At 11 p.m. central Monday night, a blanket of fog rolled into Dallas and grew thicker and thicker throughout the night.  Between 4 a.m. and 11 a.m. Tuesday morning, visibility hovered below a quarter mile – and dropped to near zero for several hours.

Weather observations in Dallas between 11 p.m. Monday night and 12 p.m. Tuesday CT. Hours during which the visibility fell below one mile boxed in red. (National Weather Service, adapted by CWG)

Via USA Today: “WFAA-TV in Dallas reports that a ground stop was issued for flights coming to DFW Tuesday morning and close to 50 departure flights were canceled by 10 a.m. About 40 inbound flights were diverted to other airports to wait out the fog.”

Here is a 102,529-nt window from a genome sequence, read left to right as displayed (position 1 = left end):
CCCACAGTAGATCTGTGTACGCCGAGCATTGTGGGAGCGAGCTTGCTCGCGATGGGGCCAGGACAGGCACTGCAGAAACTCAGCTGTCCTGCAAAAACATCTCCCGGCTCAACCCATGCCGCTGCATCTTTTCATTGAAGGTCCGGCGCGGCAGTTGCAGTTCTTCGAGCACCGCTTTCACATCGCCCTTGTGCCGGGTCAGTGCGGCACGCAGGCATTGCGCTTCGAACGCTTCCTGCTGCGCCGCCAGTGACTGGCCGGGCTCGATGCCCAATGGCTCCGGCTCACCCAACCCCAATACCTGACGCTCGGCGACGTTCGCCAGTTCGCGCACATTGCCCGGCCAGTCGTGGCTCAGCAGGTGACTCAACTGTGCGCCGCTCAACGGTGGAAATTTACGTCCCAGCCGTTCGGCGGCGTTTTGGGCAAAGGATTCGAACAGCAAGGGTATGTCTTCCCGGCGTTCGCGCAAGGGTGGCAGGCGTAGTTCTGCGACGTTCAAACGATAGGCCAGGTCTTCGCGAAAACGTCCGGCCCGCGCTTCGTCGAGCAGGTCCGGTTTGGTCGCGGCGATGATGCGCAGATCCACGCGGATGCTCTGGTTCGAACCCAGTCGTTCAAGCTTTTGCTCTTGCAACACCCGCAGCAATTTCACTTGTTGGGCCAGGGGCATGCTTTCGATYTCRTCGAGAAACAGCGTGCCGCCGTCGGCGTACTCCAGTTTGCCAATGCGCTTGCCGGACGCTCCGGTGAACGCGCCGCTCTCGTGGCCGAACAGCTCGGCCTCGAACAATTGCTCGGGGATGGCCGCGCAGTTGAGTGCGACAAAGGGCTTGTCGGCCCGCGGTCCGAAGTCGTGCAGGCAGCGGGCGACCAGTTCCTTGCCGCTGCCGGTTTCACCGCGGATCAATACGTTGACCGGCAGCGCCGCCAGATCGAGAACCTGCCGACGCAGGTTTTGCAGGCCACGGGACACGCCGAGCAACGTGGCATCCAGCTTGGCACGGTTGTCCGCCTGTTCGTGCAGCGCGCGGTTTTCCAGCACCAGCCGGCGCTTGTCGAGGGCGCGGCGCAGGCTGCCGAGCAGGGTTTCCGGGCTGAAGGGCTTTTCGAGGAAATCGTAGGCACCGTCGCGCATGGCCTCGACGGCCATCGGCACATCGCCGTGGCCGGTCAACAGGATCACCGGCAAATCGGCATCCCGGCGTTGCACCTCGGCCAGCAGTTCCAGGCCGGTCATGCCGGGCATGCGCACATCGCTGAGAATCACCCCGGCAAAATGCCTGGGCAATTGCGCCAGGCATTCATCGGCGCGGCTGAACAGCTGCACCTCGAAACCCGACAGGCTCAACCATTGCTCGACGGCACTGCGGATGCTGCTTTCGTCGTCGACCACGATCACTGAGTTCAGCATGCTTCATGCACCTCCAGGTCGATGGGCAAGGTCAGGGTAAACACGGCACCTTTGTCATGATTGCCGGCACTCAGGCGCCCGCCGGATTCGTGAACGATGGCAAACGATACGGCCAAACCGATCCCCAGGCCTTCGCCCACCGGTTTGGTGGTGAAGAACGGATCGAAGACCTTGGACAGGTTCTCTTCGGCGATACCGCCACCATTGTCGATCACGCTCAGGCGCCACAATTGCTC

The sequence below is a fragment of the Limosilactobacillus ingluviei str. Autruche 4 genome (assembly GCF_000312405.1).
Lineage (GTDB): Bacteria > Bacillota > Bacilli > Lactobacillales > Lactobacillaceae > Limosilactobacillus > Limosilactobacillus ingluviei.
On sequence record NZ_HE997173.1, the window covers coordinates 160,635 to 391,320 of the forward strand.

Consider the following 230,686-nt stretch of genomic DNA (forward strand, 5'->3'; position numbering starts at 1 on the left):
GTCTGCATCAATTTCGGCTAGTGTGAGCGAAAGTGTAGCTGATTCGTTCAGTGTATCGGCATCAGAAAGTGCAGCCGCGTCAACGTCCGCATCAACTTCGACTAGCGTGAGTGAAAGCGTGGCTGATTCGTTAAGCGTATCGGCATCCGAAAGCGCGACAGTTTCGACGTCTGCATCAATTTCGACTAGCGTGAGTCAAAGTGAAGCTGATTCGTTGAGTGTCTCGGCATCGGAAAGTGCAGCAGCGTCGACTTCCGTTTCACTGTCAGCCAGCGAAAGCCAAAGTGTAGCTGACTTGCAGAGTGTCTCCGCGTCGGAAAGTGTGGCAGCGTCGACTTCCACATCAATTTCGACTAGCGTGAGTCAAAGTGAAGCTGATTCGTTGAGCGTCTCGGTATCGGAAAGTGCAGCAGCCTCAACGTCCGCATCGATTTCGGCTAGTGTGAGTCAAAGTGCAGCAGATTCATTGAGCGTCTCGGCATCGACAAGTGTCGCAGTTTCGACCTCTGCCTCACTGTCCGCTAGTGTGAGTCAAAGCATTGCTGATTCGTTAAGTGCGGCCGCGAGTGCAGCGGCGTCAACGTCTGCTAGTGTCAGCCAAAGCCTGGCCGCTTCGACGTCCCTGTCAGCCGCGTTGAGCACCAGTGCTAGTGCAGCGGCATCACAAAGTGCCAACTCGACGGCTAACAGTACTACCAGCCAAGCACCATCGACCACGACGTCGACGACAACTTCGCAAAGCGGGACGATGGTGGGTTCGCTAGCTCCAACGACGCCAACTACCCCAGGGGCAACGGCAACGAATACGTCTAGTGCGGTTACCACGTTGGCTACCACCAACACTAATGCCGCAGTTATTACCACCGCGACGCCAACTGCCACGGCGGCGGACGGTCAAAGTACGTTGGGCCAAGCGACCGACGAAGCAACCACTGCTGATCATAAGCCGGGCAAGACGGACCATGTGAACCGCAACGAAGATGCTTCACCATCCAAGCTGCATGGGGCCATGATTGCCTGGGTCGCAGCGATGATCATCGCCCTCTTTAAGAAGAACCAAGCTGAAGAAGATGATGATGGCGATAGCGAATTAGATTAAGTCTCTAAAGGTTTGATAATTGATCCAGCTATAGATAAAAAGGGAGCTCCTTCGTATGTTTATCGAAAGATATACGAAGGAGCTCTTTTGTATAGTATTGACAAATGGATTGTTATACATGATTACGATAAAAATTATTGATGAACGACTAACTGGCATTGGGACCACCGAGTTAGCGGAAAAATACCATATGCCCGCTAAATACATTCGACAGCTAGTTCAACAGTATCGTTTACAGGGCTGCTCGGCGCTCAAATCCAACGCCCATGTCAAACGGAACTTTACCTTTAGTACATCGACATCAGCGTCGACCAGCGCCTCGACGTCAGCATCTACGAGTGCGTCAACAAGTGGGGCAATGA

The fog formed as low level moisture oozed into the region from the southwest at the same time high pressure established itself to the north.  The high pressure area both kept the winds calm – holding the fog in pace, and stimulated cooling of the low level air, which allowed the fog to form in the first place.

Dallas in fog (Justin Terveen via Flickr)

Check out these photos, compiled via Twitter, of the Big D completely consumed by a memorable episode of blinding fog:

Dallas in fog, December 9, 2014. ( YouTube-Mike Prendergast )